Here are their German counterparts- an engineer squad, also designated by the black base and the flamethrower. Note the details of the figure (from the Italeri "German Infantry" set).

These are the other German engineers, designated by the mine-carrying soldier. Of course, the game's rules do not distinguish between different types of engineers, but this might be something for a house rule.

Again, their US counterpart. This should be enough on the topic of engineers, I believe.

Here is a US artillery unit. A mortar seems more approprite than an anti-tank gun for a unit that just hit the beach, but actually the figure makes no difference on how the unit operates. However, it looks nice I think.

A German tank unit, led by a heroic leader, encounters a US anti-tank infantry unit. Whether this is particularly dangerous for the Germans depends on the house rule that might be in force for the a/t infantry, otherwise this would count as a generic special forces unit for the US player.

This is a German anti-tank unit. Again, note how detailed the figure is sculpted. Italeri makes really good miniatures!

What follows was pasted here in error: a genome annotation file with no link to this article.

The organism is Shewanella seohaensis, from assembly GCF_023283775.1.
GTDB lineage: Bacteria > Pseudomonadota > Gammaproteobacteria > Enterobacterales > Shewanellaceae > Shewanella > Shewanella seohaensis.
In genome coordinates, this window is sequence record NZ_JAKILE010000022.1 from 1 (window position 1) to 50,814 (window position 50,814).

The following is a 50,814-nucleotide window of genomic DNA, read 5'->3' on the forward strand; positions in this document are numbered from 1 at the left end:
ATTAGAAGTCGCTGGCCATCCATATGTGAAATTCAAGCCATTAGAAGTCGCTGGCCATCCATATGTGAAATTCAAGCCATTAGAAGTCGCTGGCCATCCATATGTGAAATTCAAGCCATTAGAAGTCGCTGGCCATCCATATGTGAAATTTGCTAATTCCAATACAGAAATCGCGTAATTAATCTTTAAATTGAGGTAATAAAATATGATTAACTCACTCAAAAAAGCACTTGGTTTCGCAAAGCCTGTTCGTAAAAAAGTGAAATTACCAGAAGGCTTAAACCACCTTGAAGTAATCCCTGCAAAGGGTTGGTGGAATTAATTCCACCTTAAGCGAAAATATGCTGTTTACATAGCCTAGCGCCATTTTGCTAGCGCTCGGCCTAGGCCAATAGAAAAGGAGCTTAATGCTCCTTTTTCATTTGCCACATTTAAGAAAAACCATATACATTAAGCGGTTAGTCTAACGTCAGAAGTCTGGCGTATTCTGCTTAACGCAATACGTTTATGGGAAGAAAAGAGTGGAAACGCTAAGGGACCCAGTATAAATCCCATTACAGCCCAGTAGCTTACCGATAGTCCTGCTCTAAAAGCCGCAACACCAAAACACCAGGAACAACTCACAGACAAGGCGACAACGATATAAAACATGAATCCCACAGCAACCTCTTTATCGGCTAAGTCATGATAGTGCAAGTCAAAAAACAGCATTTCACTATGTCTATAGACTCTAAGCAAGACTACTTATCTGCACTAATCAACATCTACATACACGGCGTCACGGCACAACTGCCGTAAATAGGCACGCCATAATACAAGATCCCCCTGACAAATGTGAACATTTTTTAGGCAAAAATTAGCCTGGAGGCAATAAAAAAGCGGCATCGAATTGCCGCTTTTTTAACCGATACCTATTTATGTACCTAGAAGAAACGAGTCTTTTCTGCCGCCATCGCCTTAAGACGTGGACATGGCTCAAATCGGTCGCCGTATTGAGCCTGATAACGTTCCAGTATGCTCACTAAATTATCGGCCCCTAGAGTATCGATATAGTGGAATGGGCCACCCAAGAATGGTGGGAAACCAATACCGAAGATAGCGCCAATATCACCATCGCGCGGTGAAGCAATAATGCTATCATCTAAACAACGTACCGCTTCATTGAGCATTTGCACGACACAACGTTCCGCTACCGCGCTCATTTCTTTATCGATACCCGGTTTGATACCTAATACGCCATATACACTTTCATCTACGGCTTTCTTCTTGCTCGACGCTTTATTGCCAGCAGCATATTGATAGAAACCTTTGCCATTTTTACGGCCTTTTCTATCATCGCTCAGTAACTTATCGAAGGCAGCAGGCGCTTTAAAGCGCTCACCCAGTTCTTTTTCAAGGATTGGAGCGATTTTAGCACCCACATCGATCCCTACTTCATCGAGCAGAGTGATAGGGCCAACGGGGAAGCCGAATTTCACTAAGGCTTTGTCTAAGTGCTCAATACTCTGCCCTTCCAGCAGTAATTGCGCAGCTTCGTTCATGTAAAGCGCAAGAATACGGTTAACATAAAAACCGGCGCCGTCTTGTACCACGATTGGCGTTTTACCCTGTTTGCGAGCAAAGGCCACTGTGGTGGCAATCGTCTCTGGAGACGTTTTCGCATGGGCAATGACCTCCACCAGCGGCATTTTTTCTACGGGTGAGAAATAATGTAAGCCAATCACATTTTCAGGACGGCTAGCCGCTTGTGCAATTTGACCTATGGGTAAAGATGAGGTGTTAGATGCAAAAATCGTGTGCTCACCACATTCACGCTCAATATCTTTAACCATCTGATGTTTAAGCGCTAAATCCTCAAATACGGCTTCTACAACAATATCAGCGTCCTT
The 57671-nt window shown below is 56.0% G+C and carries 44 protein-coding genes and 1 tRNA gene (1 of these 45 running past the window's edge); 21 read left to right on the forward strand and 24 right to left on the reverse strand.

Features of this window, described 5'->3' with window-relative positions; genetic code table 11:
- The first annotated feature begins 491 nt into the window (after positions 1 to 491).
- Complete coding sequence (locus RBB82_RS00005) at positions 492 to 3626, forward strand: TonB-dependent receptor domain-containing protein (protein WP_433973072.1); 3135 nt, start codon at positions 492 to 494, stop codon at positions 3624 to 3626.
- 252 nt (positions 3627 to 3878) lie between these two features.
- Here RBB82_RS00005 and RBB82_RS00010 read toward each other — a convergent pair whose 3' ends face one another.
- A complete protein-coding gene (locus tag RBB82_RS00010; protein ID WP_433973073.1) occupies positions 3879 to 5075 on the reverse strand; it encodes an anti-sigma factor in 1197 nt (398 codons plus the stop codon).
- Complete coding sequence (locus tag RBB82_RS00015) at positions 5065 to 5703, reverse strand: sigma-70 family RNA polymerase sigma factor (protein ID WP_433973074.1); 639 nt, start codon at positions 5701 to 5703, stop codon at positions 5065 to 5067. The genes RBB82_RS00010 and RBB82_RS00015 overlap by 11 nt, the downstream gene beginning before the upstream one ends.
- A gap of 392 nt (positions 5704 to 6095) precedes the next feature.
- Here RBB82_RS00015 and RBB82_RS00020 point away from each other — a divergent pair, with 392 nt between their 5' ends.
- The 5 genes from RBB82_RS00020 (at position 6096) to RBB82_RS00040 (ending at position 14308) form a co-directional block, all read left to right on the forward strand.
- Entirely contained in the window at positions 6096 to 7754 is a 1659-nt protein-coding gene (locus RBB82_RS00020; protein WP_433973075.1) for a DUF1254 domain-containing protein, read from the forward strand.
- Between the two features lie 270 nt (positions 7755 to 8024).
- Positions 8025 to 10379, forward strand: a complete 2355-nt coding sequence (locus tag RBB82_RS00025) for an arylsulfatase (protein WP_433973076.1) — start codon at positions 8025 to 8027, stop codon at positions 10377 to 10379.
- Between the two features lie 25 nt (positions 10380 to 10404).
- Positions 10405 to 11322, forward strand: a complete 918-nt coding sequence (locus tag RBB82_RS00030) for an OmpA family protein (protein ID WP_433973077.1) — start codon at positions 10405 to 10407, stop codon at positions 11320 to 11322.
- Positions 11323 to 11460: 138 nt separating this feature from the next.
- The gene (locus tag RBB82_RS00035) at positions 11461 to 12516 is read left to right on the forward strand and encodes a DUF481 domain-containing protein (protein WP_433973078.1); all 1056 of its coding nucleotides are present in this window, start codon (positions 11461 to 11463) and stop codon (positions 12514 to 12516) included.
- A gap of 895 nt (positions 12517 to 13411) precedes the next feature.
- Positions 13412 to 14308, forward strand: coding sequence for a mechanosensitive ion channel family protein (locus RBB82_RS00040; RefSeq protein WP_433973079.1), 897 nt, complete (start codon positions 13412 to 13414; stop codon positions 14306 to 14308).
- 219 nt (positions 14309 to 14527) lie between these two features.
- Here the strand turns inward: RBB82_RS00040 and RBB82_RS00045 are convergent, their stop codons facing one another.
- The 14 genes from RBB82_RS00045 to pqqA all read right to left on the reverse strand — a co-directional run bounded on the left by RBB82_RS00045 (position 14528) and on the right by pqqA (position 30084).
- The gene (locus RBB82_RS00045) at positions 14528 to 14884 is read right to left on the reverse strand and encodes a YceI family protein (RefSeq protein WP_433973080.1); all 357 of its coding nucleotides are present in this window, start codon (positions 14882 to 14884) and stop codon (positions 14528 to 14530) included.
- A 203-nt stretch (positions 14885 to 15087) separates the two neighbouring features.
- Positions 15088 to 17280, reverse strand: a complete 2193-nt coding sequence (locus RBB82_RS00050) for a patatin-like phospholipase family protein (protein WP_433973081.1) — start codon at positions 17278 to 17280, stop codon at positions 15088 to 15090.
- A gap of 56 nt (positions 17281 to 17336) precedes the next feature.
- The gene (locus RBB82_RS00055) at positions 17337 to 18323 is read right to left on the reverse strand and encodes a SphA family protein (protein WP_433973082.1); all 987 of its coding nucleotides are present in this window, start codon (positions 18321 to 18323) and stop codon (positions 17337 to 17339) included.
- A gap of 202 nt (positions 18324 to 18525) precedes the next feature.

This is a German MG unit, presumably in the ruins of Stalingrad or another inhospitable Russian town.

Their US counterpart- I have 2 different figure types for them.

Now for some resistance fighters. As noted above, the figures are actually supposed to be British commandos, but I think they serve the purpose well (remember, for me a purple base designates "irregular" units), especially when accompanied by a heroic leader with a beret.

And a Russian (Yugoslavian?) partisan unit.

And while we are looking eastward: Here is a Russian heroic leader. Or maybe it is an excited Commissar?

Now some pictures of units in cover (i.e. behind sandbags). Both units are, for game purposes, identical, but one of them looks better. Guess which?
The cover terrain is made from salt dough (50% flour, 50% salt, a few drops of water), coloured with water colours from an old children's paintbox, and sprayed over with protective enamel.

A closer look at the unit in cover...

...and another US unit defending a farm. Note that the picture shows a unit close to exteinction, i.e. having only one figure left. If the unit is bigger, standard figures would be used.
Note that this is a standard infantry unit, despite the MG the figure sports. To qualifay for a special unit in my book, the figure would have to have a red base.

And again, a look at the East front: A full-strength russian unit in "sandbag" cover.

And finally, another Russian unit hiding behing ruin walls. By the way, if you need some rationale why the rules say that a unit leaving sandbags "destroys" the cover, this picture gives it. If someone occupies this "cover", he gets a lane of fire back to where he came from, which is not particularly useful, is it?

More to follow, I am certain. Many more figures are awaiting the application of the brush...

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, last change 2011-03-12